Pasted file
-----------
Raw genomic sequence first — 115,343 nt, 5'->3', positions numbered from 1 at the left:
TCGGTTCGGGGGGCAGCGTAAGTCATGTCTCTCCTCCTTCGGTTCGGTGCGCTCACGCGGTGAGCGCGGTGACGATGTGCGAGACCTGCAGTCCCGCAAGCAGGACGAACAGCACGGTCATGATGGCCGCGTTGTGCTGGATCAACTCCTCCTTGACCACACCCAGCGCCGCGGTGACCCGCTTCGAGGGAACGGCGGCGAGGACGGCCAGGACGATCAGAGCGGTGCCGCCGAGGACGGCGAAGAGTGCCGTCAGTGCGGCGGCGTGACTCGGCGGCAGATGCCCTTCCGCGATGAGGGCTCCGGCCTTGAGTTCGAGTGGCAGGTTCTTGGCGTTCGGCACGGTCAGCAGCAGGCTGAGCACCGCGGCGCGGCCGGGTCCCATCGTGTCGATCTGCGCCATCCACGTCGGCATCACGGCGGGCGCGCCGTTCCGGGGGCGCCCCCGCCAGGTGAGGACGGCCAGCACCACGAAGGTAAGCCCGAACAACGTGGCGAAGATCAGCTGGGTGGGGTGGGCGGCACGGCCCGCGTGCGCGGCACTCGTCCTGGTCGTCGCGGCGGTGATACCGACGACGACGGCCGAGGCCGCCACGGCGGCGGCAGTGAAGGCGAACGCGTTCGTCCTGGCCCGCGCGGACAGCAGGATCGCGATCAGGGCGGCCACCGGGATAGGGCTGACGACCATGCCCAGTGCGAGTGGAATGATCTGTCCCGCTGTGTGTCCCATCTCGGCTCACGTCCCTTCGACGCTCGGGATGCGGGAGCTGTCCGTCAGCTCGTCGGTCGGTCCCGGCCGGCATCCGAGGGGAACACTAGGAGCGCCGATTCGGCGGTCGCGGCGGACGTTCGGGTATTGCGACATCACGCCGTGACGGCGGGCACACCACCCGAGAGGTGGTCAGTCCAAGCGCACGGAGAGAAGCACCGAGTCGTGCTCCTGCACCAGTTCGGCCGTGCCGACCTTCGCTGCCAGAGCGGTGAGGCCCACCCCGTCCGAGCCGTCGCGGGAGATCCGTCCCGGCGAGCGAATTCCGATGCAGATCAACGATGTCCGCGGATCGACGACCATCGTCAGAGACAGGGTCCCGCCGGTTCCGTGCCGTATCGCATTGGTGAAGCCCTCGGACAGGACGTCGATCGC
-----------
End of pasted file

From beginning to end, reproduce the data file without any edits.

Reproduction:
Raw genomic sequence first — 115,343 nt, 5'->3', positions numbered from 1 at the left:
TCGGTTCGGGGGGCAGCGTAAGTCATGTCTCTCCTCCTTCGGTTCGGTGCGCTCACGCGGTGAGCGCGGTGACGATGTGCGAGACCTGCAGTCCCGCAAGCAGGACGAACAGCACGGTCATGATGGCCGCGTTGTGCTGGATCAACTCCTCCTTGACCACACCCAGCGCCGCGGTGACCCGCTTCGAGGGAACGGCGGCGAGGACGGCCAGGACGATCAGAGCGGTGCCGCCGAGGACGGCGAAGAGTGCCGTCAGTGCGGCGGCGTGACTCGGCGGCAGATGCCCTTCCGCGATGAGGGCTCCGGCCTTGAGTTCGAGTGGCAGGTTCTTGGCGTTCGGCACGGTCAGCAGCAGGCTGAGCACCGCGGCGCGGCCGGGTCCCATCGTGTCGATCTGCGCCATCCACGTCGGCATCACGGCGGGCGCGCCGTTCCGGGGGCGCCCCCGCCAGGTGAGGACGGCCAGCACCACGAAGGTAAGCCCGAACAACGTGGCGAAGATCAGCTGGGTGGGGTGGGCGGCACGGCCCGCGTGCGCGGCACTCGTCCTGGTCGTCGCGGCGGTGATACCGACGACGACGGCCGAGGCCGCCACGGCGGCGGCAGTGAAGGCGAACGCGTTCGTCCTGGCCCGCGCGGACAGCAGGATCGCGATCAGGGCGGCCACCGGGATAGGGCTGACGACCATGCCCAGTGCGAGTGGAATGATCTGTCCCGCTGTGTGTCCCATCTCGGCTCACGTCCCTTCGACGCTCGGGATGCGGGAGCTGTCCGTCAGCTCGTCGGTCGGTCCCGGCCGGCATCCGAGGGGAACACTAGGAGCGCCGATTCGGCGGTCGCGGCGGACGTTCGGGTATTGCGACATCACGCCGTGACGGCGGGCACACCACCCGAGAGGTGGTCAGTCCAAGCGCACGGAGAGAAGCACCGAGTCGTGCTCCTGCACCAGTTCGGCCGTGCCGACCTTCGCTGCCAGAGCGGTGAGGCCCACCCCGTCCGAGCCGTCGCGGGAGATCCGTCCCGGCGAGCGAATTCCGATGCAGATCAACGATGTCCGCGGATCGACGACCATCGTCAGAGACAGGGTCCCGCCGGTTCCGTGCCGTATCGCATTGGTGAAGCCCTCGGACAGGACGTCGATCGC